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Posts Tagged ‘White tea’

Finally, someone designated a month just for my taste. January is National Hot Tea Month. The Duchess of Bedford in 1840 initiated the afternoon tea to ward off “that sinking feeling.” I can attest to that. Nothing quiets my soul like settling down in the late afternoon with Earl Grey to whisk away worries of the day.

My love for hot tea spans more decades than I will admit, but the joy of such a respite goes back centuries. Drinking tea, credited to a Chinese Emperor, began nearly 5,000 years ago.

Tea is the most commonly consumed beverage in the world other than water. Not all teas are the same nor do they offer equal health benefits. Black, green, oolong, and more recently white tea, come from the leaves of the Camellia sinensis plant. Black tea, the most popular tea for Americans, claims 87% of the market. Its fermented leaves produce a rich full color and flavor. Oolong, rarely seen in America, is mildly fermented. The astringent flavored green tea and the sweet, silky, delicate-favored white tea aren’t fermented.

Herbal teas differ from what we call true tea. Herbal teas come from the leaves, fruits, or flowers of other plants. They contain no caffeine nor do they possess the same healthful qualities of the tea plant.

One tea bag of black tea has slightly less caffeine (about 40 milligrams) than a 12-ounce cola and about half as much as coffee. Caffeine in green tea is about half that of black tea, and white tea contains even less than green tea. One decaffeinated tea bag has about 2 milligrams of caffeine.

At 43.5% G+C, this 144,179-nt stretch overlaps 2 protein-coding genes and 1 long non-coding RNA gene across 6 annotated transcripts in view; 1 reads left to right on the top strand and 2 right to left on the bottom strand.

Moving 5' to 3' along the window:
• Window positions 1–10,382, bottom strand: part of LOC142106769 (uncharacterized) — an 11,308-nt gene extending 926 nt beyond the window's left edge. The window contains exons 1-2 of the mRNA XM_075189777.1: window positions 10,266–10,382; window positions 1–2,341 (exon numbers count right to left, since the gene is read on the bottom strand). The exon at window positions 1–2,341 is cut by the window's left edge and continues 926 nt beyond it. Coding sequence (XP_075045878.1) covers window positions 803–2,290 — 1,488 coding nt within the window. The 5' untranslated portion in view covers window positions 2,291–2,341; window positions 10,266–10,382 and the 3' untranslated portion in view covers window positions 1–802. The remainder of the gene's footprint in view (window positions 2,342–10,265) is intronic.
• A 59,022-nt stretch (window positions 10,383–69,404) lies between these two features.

If you drink tea every day, it may keep you healthier in several ways. While earlier research touted healthfulness of green tea, black tea also promotes physical well-being, and white tea may contribute greater advantages because of its plentiful supply of antioxidants. Benefits attributed to tea include:

  • Decreased serum cholesterol, LDL or “bad” cholesterol, and triglycerides
  • Reduced risks of heart disease and stroke
  • Lowered risks of cancer including certain skin, colon, ovarian, and oral cancers
  • Improved immune function
  • Increased bone mineral density (BMD) which may lead to protecting women from osteoporosis
  • Decreased incidence of dental cavities
  • Reduced risk of kidney stones.

While you flatter your palate and celebrate the virtues of hot tea, bask in the thought of improved health. As the Apostle John wrote, “Dear friend, I pray that you may enjoy good health and that all may go well with you” (3 John 1:2). Start today with a  cup of steaming hot tea. Enjoy!

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